Anna Stammler-Gossmann - Current research

(Community Adaptation and Vulnerability in Arctic Regions), funded by the Academy of Finland

The project Finnish CAVIAR is part of the Pan-Arctic IPY CAVIAR project undertaken by a multidisciplinary international team, representing all the Arctic nations (Finland, Norway, Denmark, Sweden, Iceland, USA, Canada, Russia). The CAVIAR project is a large research effort to study community adaptation and vulnerability to cumulative changes across the Arctic. Although many impact studies in the Arctic have been undertaken and there is general agreement that changes in climate and associated conditions are likely to pose significant challenges for communities, there are still many important questions unanswered about the most effective means of dealing with these challenges.

The CAVIAR project aims to reach a high level of integration in the comprehensive assessment of strategies employed to deal with changing conditions in communities across the Arctic countries and their effectiveness. The research proposes a comparative analysis of vulnerability shaped by various forces or drivers across scales from local to global. The aim of the project is also to analyse the conditions that facilitate or constrain the adaptive capacity or resilience of northern communities. Each study will provide answers to a common set of questions. It is important to compare results among Arctic communities and identify commonalities and differences in order to contribute to further developing the concept of vulnerability and developing practical guidelines for adaptations to cumulative changes in Arctic. Insights into sensitivities, vulnerabilities or resilience of communities compared across the Arctic countries contribute to integrating knowledge on adaptive decision-making from the local to the international level. The scope and structure of CAVIAR allow all of these areas to be addressed in a systematic, integrated program cross cutting all levels. For more information about CAVIAR see: Smit, B., Grete K. Hovelsrud and J. Wandel, 2008. CAVIAR: Community Adaptation and Vulnerability in Arctic Regions [pdf].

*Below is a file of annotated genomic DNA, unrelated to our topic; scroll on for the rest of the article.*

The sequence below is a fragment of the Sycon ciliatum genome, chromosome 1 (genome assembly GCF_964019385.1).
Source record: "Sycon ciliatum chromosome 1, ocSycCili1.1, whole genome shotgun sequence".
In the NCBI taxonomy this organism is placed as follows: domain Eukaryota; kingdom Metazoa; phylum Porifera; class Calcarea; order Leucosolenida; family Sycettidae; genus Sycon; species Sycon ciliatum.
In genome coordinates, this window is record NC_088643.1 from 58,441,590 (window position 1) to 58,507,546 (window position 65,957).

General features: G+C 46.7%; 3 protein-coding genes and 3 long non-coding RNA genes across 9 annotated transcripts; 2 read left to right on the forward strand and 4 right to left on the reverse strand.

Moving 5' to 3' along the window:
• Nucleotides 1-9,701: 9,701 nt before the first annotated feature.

Community agency and adaptive strategies of northern communities is of particular interest to FIN-CAVIAR. The local response on cumulative changes in northern communities, variable patterns of human decision making, reactive or proactive adaptation to changes should be understood in a comparative context. See for more information about FIN-CAVIAR

Climate change and tourism: snowmobile safari in Rovaniemi (Finland). Photo: A. Stammler-Gossmann

Case studies

Nenets Autonomous District, Russia
Republic of Sakha Yakutia, Russia
Finnmark, Norway

For facilitating comparison and integration of results, fieldwork was conducted in different Arctic communities in different regions. This diversity gives a challenging possibility for comparison. My comparative research areas within CAVIAR are selected to provide maximal insights when applying place-based methods with a particular interest on two important aspects: 1) high-risk areas with direct and indirect climatic and social impact; 2) areas with subsistence economy and industrial sectors related to natural resource use.